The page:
No Other gods...

Dating is was my idol.

Since I was at least six or seven, I've been obsessed with the idea of being someone's girlfriend. And not in a frivolous sort of way. I was always quite serious about my love life. Every guy I dated, I thought I would marry. And I treated each relationship with that level of seriousness (or with as much seriousness as a 12-, 16-, or even 18-year-old can).

And I can't even say that I've dated a whole lot (although I have had my fair share of crushes), but when I did begin dating, very rarely was I single for long or not obsessing with my singleness.

My first "serious" relationship started when I was 15. I had liked him for two years before that (along with some mini-crushes on a few other boys) and so when he finally noticed me and asked me out, it was amazing. Although it lasted for a little over a year, that relationship ended because frankly, we were young. And I probably scared him with how serious I was about the whole thing, haha.

Within 2 or 3 months of that relationship ending, I was already on to the next boy who began paying me interest. In retrospect (we always see things so much clearer years later, right?), it was a horrible idea. For one, I wasn't truly over the other guy. Two, he was a bit of playboy. But, if I'm going to be honest, the thought of being alone didn't feel as good as being in a relationship. And he was pursuing me, so why not? Three years of being cheated on later, I finally reached the end of my rope and ended it. It was horrible, I missed a huge part of my debate class (and almost screwed up my grade) and moped around for about two months...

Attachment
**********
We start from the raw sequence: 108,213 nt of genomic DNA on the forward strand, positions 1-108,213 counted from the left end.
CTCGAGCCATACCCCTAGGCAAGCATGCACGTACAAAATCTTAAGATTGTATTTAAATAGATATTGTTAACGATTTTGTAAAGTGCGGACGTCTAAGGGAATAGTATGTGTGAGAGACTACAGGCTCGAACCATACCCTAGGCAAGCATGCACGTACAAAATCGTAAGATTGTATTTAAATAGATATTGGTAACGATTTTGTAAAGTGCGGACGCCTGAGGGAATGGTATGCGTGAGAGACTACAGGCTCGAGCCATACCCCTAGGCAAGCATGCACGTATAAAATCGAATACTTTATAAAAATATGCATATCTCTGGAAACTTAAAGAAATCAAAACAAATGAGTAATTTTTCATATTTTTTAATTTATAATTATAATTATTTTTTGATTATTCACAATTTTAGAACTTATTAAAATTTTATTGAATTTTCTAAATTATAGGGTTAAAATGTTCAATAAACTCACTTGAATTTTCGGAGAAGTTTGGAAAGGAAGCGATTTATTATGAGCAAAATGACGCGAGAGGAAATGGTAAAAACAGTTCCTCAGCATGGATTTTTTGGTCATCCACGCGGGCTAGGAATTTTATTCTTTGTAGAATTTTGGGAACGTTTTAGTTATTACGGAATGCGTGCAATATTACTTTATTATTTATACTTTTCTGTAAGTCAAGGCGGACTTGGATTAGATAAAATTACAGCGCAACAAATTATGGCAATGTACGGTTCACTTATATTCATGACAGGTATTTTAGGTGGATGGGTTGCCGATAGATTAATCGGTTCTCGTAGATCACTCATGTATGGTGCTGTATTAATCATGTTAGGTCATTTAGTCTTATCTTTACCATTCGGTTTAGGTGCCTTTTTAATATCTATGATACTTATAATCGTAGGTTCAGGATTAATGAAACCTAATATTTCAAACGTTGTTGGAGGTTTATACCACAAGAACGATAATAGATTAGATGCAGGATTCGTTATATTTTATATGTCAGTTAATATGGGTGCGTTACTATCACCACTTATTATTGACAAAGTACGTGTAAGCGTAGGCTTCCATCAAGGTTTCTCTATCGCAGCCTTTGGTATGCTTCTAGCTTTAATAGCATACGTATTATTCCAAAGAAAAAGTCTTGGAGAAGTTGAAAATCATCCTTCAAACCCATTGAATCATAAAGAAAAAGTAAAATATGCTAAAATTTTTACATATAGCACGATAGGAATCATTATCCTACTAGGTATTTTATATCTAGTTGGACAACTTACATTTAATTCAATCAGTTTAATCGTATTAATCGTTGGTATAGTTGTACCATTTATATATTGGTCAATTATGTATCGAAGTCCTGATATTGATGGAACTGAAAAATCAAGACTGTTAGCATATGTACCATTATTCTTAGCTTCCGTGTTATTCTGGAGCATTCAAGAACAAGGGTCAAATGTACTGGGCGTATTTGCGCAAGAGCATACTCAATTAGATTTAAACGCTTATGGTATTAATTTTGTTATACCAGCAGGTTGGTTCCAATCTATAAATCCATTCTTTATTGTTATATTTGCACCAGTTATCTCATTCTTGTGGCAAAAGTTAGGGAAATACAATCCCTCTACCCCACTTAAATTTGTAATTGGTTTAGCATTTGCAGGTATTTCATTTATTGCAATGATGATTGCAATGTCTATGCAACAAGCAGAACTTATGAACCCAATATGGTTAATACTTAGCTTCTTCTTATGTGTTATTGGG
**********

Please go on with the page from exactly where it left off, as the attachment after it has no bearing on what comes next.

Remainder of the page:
... until a new guy came along. Here I was resolutely sticking to being single. Refusing to make the same mistake. And all it took was a skateboard and a few sweet compliments and I'm inviting him to see the Easter play at church and then sitting on his couch letting him serenade me with not-so-great guitar playing; sneaking closer and closer to eventually kiss me. A year later... it was over. In a not-so-pretty kind of way. One that left my broken and depressed and my sisters on a silent suicide watch.

Not a pretty history. And instead of learning my lesson, I was ready to jump into something new as soon as the opportunity presented itself. That one also ended... but perhaps because I was older and a bit wiser from the past, it was okay and not as devastating.

And six years later... (ready for this) I'm still single. There have been almost-moments here and there, but I've been hesitant to move forward with them, or they've ended up just fizzling out before they can begin. At times, I've wanted to yell at God cause I didn't understand why no one thought I was pretty enough, or why he wouldn't want to pursue me, or why he didn't text or call me back, or... why I was still single.

But over these last six years, I've been making peace with my singleness. I've reflected on those past relationship, and know that if I had the choice, I wouldn't want some of them now. Or I know that God has more for me, and while the wait may be tough, it will be worth it. It hasn't always been easy, but now I'm beginning to realize that it's been good for me. And perhaps a necessity.